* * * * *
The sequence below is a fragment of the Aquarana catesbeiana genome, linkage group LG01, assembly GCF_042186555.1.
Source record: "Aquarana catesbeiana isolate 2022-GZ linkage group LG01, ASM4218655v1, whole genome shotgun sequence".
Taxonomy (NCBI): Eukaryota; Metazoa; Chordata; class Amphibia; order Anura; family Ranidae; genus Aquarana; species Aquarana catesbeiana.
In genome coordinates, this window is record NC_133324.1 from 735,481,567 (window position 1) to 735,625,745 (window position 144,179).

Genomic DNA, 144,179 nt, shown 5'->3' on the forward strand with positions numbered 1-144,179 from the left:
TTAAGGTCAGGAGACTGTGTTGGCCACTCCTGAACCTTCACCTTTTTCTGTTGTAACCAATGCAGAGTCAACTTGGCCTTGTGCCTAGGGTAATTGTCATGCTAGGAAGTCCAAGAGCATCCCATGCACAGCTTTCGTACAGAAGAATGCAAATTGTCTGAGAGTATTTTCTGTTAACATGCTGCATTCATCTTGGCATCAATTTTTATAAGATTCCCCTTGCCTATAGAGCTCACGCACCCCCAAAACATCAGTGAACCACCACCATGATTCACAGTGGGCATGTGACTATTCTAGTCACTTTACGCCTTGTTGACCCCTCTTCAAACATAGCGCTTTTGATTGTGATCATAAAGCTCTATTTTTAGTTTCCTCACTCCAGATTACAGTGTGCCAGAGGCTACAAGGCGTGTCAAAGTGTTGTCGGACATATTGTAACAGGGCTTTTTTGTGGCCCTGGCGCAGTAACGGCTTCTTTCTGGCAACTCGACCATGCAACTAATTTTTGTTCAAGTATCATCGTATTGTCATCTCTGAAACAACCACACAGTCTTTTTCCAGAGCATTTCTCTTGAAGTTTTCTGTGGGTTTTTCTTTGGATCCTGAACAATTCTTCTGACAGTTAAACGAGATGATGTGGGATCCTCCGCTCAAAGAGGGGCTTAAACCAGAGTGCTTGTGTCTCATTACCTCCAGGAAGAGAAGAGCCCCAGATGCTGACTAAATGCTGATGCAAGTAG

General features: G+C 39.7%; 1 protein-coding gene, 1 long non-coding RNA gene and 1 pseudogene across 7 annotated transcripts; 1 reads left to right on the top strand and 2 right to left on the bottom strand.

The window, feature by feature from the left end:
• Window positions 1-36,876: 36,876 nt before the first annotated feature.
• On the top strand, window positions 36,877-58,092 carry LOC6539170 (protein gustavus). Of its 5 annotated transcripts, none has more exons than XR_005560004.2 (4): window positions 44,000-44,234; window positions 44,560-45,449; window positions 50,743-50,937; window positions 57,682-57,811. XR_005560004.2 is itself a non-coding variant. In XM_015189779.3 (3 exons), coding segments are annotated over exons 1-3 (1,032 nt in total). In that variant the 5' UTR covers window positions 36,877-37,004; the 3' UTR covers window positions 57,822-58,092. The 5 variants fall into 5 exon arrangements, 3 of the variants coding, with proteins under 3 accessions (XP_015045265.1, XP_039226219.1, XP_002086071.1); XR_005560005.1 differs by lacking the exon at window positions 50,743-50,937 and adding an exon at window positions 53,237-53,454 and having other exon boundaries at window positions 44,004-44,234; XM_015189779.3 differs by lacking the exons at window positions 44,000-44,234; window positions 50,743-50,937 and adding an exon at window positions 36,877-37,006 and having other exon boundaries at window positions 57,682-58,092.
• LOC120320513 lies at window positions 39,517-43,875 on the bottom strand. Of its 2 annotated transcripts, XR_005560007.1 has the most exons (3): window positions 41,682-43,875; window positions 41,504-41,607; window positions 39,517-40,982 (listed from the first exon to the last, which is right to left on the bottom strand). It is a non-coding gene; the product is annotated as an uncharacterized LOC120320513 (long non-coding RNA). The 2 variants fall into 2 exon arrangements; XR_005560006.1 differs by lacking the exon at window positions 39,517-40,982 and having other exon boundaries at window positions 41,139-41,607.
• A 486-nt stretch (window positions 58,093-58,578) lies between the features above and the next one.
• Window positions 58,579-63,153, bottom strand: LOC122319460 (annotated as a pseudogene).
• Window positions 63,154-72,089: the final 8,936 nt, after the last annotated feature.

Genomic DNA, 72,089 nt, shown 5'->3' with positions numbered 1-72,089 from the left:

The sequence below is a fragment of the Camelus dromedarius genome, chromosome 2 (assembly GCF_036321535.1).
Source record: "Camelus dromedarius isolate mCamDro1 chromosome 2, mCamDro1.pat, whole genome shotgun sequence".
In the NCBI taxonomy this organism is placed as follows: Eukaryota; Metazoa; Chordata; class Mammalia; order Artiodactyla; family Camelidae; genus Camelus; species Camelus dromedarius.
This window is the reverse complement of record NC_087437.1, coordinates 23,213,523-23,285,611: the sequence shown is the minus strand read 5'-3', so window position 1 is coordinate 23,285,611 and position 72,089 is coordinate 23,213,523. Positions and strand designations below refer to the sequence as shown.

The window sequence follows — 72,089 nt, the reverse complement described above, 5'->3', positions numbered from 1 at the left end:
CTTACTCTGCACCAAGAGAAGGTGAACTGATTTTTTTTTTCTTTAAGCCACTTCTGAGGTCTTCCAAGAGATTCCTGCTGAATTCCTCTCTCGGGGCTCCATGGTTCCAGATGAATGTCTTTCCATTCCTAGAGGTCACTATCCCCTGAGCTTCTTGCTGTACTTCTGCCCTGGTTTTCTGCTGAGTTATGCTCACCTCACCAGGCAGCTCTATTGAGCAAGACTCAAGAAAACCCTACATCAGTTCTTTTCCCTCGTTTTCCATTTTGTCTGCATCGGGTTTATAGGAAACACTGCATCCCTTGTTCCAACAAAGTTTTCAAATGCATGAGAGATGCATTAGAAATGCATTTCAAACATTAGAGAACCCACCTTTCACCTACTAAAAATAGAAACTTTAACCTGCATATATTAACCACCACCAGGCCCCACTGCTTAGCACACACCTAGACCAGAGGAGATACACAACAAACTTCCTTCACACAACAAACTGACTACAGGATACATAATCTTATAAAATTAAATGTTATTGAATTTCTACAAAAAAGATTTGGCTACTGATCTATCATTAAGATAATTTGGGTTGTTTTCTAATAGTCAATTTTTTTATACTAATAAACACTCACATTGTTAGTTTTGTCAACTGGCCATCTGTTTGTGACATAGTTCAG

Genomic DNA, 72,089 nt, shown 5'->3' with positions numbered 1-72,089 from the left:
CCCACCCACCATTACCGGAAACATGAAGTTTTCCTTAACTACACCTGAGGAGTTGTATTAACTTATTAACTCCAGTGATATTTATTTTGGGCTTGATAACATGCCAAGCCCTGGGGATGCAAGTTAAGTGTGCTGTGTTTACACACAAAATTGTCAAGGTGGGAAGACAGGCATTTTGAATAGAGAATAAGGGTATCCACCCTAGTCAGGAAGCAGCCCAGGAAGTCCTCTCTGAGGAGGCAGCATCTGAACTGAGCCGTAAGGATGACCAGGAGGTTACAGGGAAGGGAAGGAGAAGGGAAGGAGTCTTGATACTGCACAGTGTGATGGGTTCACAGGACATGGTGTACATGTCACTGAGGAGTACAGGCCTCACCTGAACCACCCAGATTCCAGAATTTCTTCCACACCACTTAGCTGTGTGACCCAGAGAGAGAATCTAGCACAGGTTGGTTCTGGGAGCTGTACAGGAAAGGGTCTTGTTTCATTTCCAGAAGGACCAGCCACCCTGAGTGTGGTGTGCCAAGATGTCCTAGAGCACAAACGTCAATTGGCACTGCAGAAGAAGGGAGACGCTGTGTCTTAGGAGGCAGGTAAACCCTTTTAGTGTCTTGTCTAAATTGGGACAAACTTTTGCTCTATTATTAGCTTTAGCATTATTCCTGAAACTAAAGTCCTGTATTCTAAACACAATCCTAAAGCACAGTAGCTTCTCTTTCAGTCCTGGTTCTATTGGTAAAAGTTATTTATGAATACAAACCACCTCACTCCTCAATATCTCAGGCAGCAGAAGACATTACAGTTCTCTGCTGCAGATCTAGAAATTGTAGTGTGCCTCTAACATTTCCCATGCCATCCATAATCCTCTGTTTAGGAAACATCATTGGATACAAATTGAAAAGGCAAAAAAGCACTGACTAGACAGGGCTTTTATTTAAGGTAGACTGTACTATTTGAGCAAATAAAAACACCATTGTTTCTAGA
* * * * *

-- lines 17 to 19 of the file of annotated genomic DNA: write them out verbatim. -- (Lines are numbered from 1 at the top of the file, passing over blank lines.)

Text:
Source record: "Camelus dromedarius isolate mCamDro1 chromosome 2, mCamDro1.pat, whole genome shotgun sequence".
In the NCBI taxonomy this organism is placed as follows: Eukaryota; Metazoa; Chordata; class Mammalia; order Artiodactyla; family Camelidae; genus Camelus; species Camelus dromedarius.
This window is the reverse complement of record NC_087437.1, coordinates 23,213,523-23,285,611: the sequence shown is the minus strand read 5'-3', so window position 1 is coordinate 23,285,611 and position 72,089 is coordinate 23,213,523. Positions and strand designations below refer to the sequence as shown.